Use Permits

Over the last two weeks, we covered parking in Yountville and how it impacts businesses and our community. This week, we will continue the conversation about what it takes to be a business in Yountville. Today’s topic: Use Permits. Use Permits are a term that everyone has heard of, but you probably don’t know the details about them unless you have opened your own business. 

To open any business in Yountville, you must apply for a conditional Use Permit. Conditional Use Permits effectively tell a company what they can and cannot do. Each business is responsible for submitting a detailed application to the Town of Yountville Planning Department before operating in Yountville. The application asks for a business description, site photos and plans, parking management plans, signage sizes and designs, employee counts, occupancy expectations, and environmental impacts… to name a few. Once a Use Permit application is submitted, several departments must approve it before it goes in front of the Yountville Town Council for final approval. 

Use Permits differ depending on the type of business you are planning to operate attached to the business and the location that a business decides to operate. So the Use Permit runs with the land, not just the business. Certain buildings and areas of town are zoned for different types of businesses. When a new business comes to Yountville, they are encouraged to seek a location that is already zoned for the kind of business they wish to open. For example, the building that the business Senses is currently located in is zoned for retail only. That means that a tasting room or restaurant is not now allowed to operate in that space. If a business were to come in with the desire to change the zoning (use), they would need to bring their concept to the Town Council. Changing the use is much more complicated than if a business plans to go into a properly zoned area of town.

A business is allowed to do it based on the town ordinance that the Town Council passes. When a business opens, it will determine what they are allowed to do and how they operate their business. For example, if a business was opened BEFORE the Employee Management Plan’s passing in 2015, they are not subjected to it. Another example of how Conditional Use Permits differ between businesses is the mandated 25% retail space for Tasting Rooms. Tasting rooms opened before the Town Council passed that ordinance do not need to have the retail component. And if a new business moves into a location and continues the same Use as the previous operator, then the new business gets to operate under the same Use Permit as the operator that has left. If a building sits empty and/or no operations for 12 months, then the Use Permit will come before the Council once a business wants to again open and operate.

In 2018, Yountville tasting rooms, with the Yountville Chamber of Commerce’s help, petitioned the Town Council to change to two ordinances to allow tasting rooms to grow their business:

  1. The ban on by the glass and by the bottle sales for onsite consumption
  2. Outdoor tasting rules

Both were allowed by the ABC, but tasting rooms were not permitted to offer them to visitors due to Town restrictions. The Town Council, with the help of local advocates, passed both ordinances. This allowed for changes in the tasting room’s conditional use permits, and they had to submit amendments to the planning department before being allowed to take advantage of the new rules.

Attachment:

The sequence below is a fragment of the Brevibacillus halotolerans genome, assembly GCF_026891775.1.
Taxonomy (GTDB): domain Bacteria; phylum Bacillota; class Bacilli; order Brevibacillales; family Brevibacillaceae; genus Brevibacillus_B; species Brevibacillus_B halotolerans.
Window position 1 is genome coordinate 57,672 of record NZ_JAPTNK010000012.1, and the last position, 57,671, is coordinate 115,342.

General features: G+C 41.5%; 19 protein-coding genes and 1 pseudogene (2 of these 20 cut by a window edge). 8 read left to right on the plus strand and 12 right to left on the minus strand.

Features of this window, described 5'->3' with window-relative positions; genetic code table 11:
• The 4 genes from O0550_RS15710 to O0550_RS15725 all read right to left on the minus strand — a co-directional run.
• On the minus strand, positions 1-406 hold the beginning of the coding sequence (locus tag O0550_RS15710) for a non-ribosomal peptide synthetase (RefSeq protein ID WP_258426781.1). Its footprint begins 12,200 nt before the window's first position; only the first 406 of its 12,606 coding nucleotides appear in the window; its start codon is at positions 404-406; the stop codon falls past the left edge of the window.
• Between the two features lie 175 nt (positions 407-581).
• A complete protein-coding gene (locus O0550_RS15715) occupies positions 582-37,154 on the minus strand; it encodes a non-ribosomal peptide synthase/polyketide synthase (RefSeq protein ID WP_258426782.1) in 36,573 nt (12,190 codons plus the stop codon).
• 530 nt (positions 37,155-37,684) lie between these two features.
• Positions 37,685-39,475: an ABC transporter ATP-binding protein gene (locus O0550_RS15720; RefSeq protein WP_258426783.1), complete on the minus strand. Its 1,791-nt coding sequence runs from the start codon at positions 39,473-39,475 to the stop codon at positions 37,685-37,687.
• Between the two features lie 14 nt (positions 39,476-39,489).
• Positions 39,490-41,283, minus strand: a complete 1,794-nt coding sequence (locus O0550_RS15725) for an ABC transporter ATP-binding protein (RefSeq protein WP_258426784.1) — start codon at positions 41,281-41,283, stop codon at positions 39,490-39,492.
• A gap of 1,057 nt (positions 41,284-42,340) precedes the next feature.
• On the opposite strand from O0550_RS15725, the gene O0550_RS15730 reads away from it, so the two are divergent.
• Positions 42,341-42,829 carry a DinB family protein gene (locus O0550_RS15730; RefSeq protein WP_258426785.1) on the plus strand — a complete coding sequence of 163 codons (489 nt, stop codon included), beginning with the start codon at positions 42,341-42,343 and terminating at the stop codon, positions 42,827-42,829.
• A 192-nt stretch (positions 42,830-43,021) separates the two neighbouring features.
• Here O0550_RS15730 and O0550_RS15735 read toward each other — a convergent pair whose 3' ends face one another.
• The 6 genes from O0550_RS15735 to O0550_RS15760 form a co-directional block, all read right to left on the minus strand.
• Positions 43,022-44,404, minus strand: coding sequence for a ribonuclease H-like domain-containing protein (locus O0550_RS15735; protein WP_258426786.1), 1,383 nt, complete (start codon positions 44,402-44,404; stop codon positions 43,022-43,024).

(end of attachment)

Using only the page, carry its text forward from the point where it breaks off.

When businesses wish to change something on their conditional use permits, they must fill out an application, and that application is also brought in front of the Town Council. Changes to a conditional Use Permit can trigger businesses having to follow new regulations and ordinances that the Council passed since they pulled their original permit. This can deter older businesses from making upgrades or offering new things for visitors. This situation arose when the owner (Thomas Keller Restaurant Group) of Edward James Plaza wanted to reconfigure the parking lot and close the entrance at Yount St. This process triggered a Use Permit change and would require the owner to join the Employee Parking Management Plan (EPMP). The owner submitted plans, completed the application process with the Town, and then brought the changes to the Council. The Council noted that the Use would change, and once the owner learned of this change to their Use Permit, they decided not to move ahead with the changes. Because the owner made no changes, they are allowed to continue operations under their previous Use Permit.

When the COVID-19 shutdown hit in 2020, many businesses in Yountville were no longer able to operate how they had continuously operated. The Town of Yountville created the Business Transition Support Program to allow businesses to change their mode of operating without it affecting their conditional Use Permits. The business community is calling to continue the program through at least the end of 2021 if not longer, to allow businesses to rebound from a year+ of hardship. 

Conditional Use Permits are an essential part of how the Town of Yountville keeps track of how businesses are allowed to operate. If you are operating outside of your use permit, you can face fines and even potential closure. More details go into opening a business than what we have gone into here. Check out the Town of Yountville website and the Yountville municipal code, Chapter 17.156 USE PERMITS, to learn even more.

Example of Use Permits for Yountville
Heron House
RH Gallery

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